The Office of Foreign Assets Control ("OFAC") of the Treasury Department administers U.S. embargoes of trade, business and financial relations with countries such as Cuba, Iran, North Korea, Sudan, and Syria . See www.treas.gov/ofac. The embargoes and economic sanctions are usually based on authority in the International Economic Powers Act, the Trading with the Enemy Act, or more recent legislation. The scope of the embargoes is constantly changing, as it has recently with respect to Iraq, Libya, and Syria.

An important and difficult issue in navigating OFAC requirements is the concept of "facilitation." A U.S. company might expect its foreign affiliate to be able to engage in business with countries that are embargoed by the United States but not - or not to the same extent - as they are by the foreign country in which the foreign affiliate is incorporated. The line under U.S. law between avoidance and evasion is often thin and difficult to discern, however, for it depends on many factors that collectively add up to involvement, control, and/or intent to evade. It is especially difficult to identify in advance the point at which a U.S. entity might cross the line by "facilitating" the business with an embargoed country of its foreign affiliate. The issue often is the extent, nature, and timing of changes in the business practices or procedures at issue, and a simple change of business routine or a change of office personnel can shift the activity from one side of the line to the other.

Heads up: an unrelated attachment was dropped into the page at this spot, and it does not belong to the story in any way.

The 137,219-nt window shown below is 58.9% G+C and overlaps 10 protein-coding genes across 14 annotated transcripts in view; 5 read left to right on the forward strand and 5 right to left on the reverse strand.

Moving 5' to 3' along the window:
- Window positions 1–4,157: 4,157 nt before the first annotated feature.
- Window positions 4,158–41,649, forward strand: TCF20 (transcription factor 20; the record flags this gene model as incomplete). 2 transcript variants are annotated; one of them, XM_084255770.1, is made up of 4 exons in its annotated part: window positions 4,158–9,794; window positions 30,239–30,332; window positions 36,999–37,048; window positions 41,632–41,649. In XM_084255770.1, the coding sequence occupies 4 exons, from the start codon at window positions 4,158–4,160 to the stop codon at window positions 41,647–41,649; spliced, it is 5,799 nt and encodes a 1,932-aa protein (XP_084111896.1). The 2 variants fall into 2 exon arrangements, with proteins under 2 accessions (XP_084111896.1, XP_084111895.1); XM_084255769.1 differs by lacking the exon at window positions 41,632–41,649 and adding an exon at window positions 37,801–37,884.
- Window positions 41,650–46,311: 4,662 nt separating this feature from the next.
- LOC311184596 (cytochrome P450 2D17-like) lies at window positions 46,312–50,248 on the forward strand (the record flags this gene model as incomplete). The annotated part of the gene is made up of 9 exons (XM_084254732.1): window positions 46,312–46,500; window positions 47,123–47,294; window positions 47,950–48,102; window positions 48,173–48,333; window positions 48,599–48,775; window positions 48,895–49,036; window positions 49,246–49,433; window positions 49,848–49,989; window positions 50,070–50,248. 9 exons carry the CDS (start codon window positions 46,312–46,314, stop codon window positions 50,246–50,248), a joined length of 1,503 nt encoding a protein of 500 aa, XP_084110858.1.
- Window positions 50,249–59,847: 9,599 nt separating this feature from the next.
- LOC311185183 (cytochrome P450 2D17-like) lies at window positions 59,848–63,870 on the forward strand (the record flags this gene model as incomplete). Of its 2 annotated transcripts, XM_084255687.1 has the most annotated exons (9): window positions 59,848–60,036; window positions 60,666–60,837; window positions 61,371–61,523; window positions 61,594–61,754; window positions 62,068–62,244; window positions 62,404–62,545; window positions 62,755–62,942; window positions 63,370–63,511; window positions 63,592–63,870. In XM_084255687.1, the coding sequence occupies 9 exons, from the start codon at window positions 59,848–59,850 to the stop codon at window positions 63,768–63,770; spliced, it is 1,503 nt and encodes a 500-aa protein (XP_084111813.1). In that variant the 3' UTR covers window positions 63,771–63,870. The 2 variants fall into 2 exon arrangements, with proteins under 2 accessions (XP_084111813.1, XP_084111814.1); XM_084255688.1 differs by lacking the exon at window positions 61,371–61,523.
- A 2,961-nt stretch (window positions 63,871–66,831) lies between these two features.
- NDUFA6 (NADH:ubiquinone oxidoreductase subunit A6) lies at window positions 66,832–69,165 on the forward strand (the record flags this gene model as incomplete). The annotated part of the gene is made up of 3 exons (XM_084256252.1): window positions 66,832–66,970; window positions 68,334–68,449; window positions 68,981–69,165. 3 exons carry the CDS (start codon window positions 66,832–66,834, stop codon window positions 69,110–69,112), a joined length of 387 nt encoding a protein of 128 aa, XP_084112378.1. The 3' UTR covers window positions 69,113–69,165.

"Defense articles" and "defense services" are controlled by the Directorate of Defense Trade Controls ("DDTC") of the Department of State under the Arms Export Control Act and the International Traffic in Arms Regulations ("ITAR"). See www.pmdtc.org. DDTC controls cover production, sale, and any other activity or service that is primarily but not exclusively related to an item or service listed on the Munitions List of the ITAR. Generally these are items and services specially designed or modified for military use. Any entity dealing with a defense article or providing a defense service, in the broadest sense, must register with the DDTC even if no license is otherwise required. This registration requirement has created problems where, for example, elements of a defense contract are awarded to unregistered (and unlicensed) subcontractors who otherwise have no defense-related business and have had no involvement with DDTC. Unfortunately, defense contractors have not always provided adequate advance notice of DDTC registration and licensing requirements to their subcontractors.